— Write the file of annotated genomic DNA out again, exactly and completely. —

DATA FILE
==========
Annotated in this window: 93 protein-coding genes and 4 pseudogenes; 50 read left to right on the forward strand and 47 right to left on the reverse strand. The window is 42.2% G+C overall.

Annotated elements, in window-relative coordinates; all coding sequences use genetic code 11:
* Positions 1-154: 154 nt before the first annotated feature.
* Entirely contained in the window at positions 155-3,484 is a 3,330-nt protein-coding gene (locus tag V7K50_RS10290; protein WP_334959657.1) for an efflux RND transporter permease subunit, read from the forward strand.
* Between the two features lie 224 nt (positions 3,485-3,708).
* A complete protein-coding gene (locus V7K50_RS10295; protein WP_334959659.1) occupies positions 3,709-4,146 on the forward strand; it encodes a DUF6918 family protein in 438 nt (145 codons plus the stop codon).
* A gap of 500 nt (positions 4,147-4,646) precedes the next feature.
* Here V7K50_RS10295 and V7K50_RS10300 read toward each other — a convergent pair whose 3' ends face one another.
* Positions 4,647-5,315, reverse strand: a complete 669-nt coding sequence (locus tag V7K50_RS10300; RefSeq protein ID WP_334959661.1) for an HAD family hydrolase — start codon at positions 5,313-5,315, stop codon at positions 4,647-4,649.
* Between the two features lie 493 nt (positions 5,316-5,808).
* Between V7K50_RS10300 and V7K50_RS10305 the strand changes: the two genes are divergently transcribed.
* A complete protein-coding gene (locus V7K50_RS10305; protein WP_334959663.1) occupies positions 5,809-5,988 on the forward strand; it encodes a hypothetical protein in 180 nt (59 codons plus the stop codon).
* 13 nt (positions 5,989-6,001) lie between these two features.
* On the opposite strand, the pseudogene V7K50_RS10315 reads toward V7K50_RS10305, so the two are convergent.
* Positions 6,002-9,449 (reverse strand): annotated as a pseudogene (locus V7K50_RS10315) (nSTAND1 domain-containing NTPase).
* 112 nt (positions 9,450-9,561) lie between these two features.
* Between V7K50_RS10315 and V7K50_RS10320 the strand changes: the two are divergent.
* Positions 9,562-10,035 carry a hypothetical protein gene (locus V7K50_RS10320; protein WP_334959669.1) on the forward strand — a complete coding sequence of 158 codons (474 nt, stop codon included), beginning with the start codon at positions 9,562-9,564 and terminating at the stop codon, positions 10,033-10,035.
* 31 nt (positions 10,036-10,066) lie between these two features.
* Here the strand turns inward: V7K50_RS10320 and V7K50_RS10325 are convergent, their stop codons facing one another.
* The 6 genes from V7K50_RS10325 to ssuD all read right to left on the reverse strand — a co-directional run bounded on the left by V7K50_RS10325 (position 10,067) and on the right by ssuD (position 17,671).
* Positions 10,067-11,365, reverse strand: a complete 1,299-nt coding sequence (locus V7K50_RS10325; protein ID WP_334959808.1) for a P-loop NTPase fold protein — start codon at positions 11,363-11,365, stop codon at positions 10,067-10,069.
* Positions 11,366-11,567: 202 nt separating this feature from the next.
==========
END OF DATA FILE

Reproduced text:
Annotated in this window: 93 protein-coding genes and 4 pseudogenes; 50 read left to right on the forward strand and 47 right to left on the reverse strand. The window is 42.2% G+C overall.

Annotated elements, in window-relative coordinates; all coding sequences use genetic code 11:
* Positions 1-154: 154 nt before the first annotated feature.
* Entirely contained in the window at positions 155-3,484 is a 3,330-nt protein-coding gene (locus tag V7K50_RS10290; protein WP_334959657.1) for an efflux RND transporter permease subunit, read from the forward strand.
* Between the two features lie 224 nt (positions 3,485-3,708).
* A complete protein-coding gene (locus V7K50_RS10295; protein WP_334959659.1) occupies positions 3,709-4,146 on the forward strand; it encodes a DUF6918 family protein in 438 nt (145 codons plus the stop codon).
* A gap of 500 nt (positions 4,147-4,646) precedes the next feature.
* Here V7K50_RS10295 and V7K50_RS10300 read toward each other — a convergent pair whose 3' ends face one another.
* Positions 4,647-5,315, reverse strand: a complete 669-nt coding sequence (locus tag V7K50_RS10300; RefSeq protein ID WP_334959661.1) for an HAD family hydrolase — start codon at positions 5,313-5,315, stop codon at positions 4,647-4,649.
* Between the two features lie 493 nt (positions 5,316-5,808).
* Between V7K50_RS10300 and V7K50_RS10305 the strand changes: the two genes are divergently transcribed.
* A complete protein-coding gene (locus V7K50_RS10305; protein WP_334959663.1) occupies positions 5,809-5,988 on the forward strand; it encodes a hypothetical protein in 180 nt (59 codons plus the stop codon).
* 13 nt (positions 5,989-6,001) lie between these two features.
* On the opposite strand, the pseudogene V7K50_RS10315 reads toward V7K50_RS10305, so the two are convergent.
* Positions 6,002-9,449 (reverse strand): annotated as a pseudogene (locus V7K50_RS10315) (nSTAND1 domain-containing NTPase).
* 112 nt (positions 9,450-9,561) lie between these two features.
* Between V7K50_RS10315 and V7K50_RS10320 the strand changes: the two are divergent.
* Positions 9,562-10,035 carry a hypothetical protein gene (locus V7K50_RS10320; protein WP_334959669.1) on the forward strand — a complete coding sequence of 158 codons (474 nt, stop codon included), beginning with the start codon at positions 9,562-9,564 and terminating at the stop codon, positions 10,033-10,035.
* 31 nt (positions 10,036-10,066) lie between these two features.
* Here the strand turns inward: V7K50_RS10320 and V7K50_RS10325 are convergent, their stop codons facing one another.
* The 6 genes from V7K50_RS10325 to ssuD all read right to left on the reverse strand — a co-directional run bounded on the left by V7K50_RS10325 (position 10,067) and on the right by ssuD (position 17,671).
* Positions 10,067-11,365, reverse strand: a complete 1,299-nt coding sequence (locus V7K50_RS10325; protein ID WP_334959808.1) for a P-loop NTPase fold protein — start codon at positions 11,363-11,365, stop codon at positions 10,067-10,069.
* Positions 11,366-11,567: 202 nt separating this feature from the next.